Many of you, I know, are readers of my wife's blog, so you already know what I am about to reflect upon. This morning our eighteen-year-old son awakened in a jail cell in our county's law enforcement center. Not that many yeas ago as a parent I would have been disillusioned, frantic and desparately self-questioning regarding his current geographical location. But the past five years have readied me for this day.
Since the time he was about thirteen this son of ours has been consistently running -- from our home, from foster care placements, from residential treatment settings, from emergency shelter homes, from half-way houses -- and no one has been able to stop him. We have tried for years. Early on we tried the "love and logic" approach that works with adolescents whose brains are well-functioning. It didn't work. We tried "tough love" as he became involved with the child protection arm of county social services. It was unsuccessful. We agreed with the social services workers that he needed to be in residential treatment. His stays there only reinforced his feelings that we never loved him in the first place. We have visited with him, telephoned him, written letters to him, brought him home time and time again to "try one more time." We have appeared in court to "admit" that we had a child in need of services of protection. We have prayed for him, we have pleaded with him, we have "rewarded" him. None of it has worked.
So today I am emotionally in a plae of unsurprised ambivalence. I no longer feel shock when I receive news about Mike's most recent mishaps. I'm not sure if there is anything anymore about him that would surprise me too much. Except that he might express love for or attachment to us when he's not in some kind of troubling situation, but then that would cynical, wouldn't it?
One emotion I do feel rather strongly, however, is anger. I am angry, but not really with Mike. I am angry that his birthmother chose to drink and use chemicals while he was growing in her womb. I am angry that a young man with such creative ability and such intelligence will be forever hampered by choices he did not make. I am angry that Mike is unable to see what is in his own best interest or to recognize those who are his best chance for success. I am angry that we live in an alcohol- and chemical-soaked culture that glorifies the consumption of products which alter, maim and kill thousands of people every year. I am angry that as a society we have not found better ways to assist those with Fetal Alcohol Spectrum Disorder (FASD), and that the only tenable option we really have is prison time. I'm angry that those who cause irreparable damage through consuming poisonous chemical while carrying a child continue to have children with the same defects.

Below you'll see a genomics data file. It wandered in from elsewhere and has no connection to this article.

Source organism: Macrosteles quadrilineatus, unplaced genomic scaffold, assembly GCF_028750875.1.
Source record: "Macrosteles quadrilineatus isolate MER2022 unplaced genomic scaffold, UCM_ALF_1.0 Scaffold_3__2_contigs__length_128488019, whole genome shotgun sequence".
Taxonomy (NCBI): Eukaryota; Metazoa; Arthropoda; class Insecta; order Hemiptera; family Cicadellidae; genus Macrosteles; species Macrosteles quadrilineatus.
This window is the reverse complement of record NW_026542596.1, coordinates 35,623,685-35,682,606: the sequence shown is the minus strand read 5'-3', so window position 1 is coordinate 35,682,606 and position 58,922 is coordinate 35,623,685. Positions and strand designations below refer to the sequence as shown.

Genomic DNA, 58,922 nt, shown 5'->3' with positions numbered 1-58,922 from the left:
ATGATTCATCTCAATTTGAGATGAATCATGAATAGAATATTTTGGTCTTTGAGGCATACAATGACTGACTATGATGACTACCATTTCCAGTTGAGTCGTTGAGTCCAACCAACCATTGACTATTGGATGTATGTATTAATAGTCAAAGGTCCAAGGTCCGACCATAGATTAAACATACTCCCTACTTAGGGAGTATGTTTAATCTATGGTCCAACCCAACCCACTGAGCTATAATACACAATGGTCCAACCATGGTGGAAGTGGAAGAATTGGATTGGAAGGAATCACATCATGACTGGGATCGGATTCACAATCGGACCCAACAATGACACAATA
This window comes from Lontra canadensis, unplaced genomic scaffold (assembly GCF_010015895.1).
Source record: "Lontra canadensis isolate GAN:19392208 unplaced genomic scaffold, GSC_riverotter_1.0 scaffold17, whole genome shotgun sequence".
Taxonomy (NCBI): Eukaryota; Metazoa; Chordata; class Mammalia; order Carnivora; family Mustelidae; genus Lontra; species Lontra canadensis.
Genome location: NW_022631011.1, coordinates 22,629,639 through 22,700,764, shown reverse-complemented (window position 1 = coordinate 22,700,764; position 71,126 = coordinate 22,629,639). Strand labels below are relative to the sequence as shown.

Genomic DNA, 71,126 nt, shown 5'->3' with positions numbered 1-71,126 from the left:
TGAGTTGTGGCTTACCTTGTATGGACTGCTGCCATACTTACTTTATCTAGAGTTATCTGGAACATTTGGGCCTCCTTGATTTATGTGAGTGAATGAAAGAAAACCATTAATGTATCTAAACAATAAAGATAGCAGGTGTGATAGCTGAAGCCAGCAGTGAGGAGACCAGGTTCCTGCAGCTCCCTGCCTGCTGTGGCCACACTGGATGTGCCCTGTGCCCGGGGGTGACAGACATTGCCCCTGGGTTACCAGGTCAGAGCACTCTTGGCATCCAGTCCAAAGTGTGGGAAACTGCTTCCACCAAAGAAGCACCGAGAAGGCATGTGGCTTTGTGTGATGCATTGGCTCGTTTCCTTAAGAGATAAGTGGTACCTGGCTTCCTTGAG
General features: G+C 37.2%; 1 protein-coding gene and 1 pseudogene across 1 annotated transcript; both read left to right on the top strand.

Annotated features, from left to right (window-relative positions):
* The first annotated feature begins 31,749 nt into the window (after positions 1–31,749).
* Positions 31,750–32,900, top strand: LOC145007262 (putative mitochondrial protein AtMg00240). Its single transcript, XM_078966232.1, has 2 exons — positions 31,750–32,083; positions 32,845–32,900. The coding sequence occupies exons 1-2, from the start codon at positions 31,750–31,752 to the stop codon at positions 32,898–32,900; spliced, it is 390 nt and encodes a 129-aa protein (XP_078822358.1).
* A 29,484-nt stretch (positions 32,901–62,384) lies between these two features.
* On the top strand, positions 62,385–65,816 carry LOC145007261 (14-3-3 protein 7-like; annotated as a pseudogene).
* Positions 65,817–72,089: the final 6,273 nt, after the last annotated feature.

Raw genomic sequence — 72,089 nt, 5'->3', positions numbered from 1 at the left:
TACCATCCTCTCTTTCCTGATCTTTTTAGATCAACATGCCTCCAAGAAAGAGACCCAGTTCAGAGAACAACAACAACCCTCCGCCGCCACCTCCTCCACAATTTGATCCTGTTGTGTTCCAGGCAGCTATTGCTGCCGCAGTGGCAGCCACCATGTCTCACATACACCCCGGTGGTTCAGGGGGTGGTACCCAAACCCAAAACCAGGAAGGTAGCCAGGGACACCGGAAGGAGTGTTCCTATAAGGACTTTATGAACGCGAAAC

So maybe my stance is not quite unsurprised ambivalence with regard to the bigger issue. But as I think of our son, it is. I have cared too much for too long with too few results to feel anything more or less.
And, in case you wonder, the answer is "yes." Yes, we will continue to be Mike's parents. Yes, we will continue to love him and to be as present for him as we can be. Yes, we will always believe that he has potential as a child of God to make something of his life. We will not let go of him, although our hands these days are more inclined to be folded in prayer than in enfolding his.
I am unsurprised. I am ambivalent. I am the parent of an adult child with FASD.